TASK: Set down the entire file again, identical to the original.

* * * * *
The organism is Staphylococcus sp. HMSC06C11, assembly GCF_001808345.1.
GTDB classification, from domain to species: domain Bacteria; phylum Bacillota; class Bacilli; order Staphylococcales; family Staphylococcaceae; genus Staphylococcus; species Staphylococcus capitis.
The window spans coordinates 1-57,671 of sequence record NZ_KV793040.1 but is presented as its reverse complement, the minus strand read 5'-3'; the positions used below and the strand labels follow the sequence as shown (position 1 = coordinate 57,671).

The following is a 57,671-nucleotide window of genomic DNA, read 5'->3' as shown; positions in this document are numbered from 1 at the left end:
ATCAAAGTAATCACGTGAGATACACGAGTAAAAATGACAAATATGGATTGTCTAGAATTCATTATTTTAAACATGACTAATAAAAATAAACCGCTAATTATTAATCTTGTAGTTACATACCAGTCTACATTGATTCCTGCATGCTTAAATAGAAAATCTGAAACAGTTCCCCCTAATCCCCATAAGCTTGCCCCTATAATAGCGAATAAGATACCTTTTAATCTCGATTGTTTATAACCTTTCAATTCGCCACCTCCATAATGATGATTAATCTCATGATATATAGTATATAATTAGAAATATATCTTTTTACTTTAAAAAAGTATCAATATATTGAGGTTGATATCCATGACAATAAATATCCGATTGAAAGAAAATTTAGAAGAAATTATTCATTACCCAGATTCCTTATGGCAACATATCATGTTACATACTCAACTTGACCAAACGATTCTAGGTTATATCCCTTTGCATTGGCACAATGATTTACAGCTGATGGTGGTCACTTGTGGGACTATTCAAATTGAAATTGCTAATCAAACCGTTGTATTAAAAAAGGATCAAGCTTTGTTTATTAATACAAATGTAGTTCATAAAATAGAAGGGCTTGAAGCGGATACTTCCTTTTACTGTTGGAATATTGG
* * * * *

The organism is Staphylococcus sp. HMSC06C11, assembly GCF_001808345.1.
GTDB classification, from domain to species: domain Bacteria; phylum Bacillota; class Bacilli; order Staphylococcales; family Staphylococcaceae; genus Staphylococcus; species Staphylococcus capitis.
The window spans coordinates 1-57,671 of sequence record NZ_KV793040.1 but is presented as its reverse complement, the minus strand read 5'-3'; the positions used below and the strand labels follow the sequence as shown (position 1 = coordinate 57,671).

The following is a 57,671-nucleotide window of genomic DNA, read 5'->3' as shown; positions in this document are numbered from 1 at the left end:
ATCAAAGTAATCACGTGAGATACACGAGTAAAAATGACAAATATGGATTGTCTAGAATTCATTATTTTAAACATGACTAATAAAAATAAACCGCTAATTATTAATCTTGTAGTTACATACCAGTCTACATTGATTCCTGCATGCTTAAATAGAAAATCTGAAACAGTTCCCCCTAATCCCCATAAGCTTGCCCCTATAATAGCGAATAAGATACCTTTTAATCTCGATTGTTTATAACCTTTCAATTCGCCACCTCCATAATGATGATTAATCTCATGATATATAGTATATAATTAGAAATATATCTTTTTACTTTAAAAAAGTATCAATATATTGAGGTTGATATCCATGACAATAAATATCCGATTGAAAGAAAATTTAGAAGAAATTATTCATTACCCAGATTCCTTATGGCAACATATCATGTTACATACTCAACTTGACCAAACGATTCTAGGTTATATCCCTTTGCATTGGCACAATGATTTACAGCTGATGGTGGTCACTTGTGGGACTATTCAAATTGAAATTGCTAATCAAACCGTTGTATTAAAAAAGGATCAAGCTTTGTTTATTAATACAAATGTAGTTCATAAAATAGAAGGGCTTGAAGCGGATACTTCCTTTTACTGTTGGAATATTGG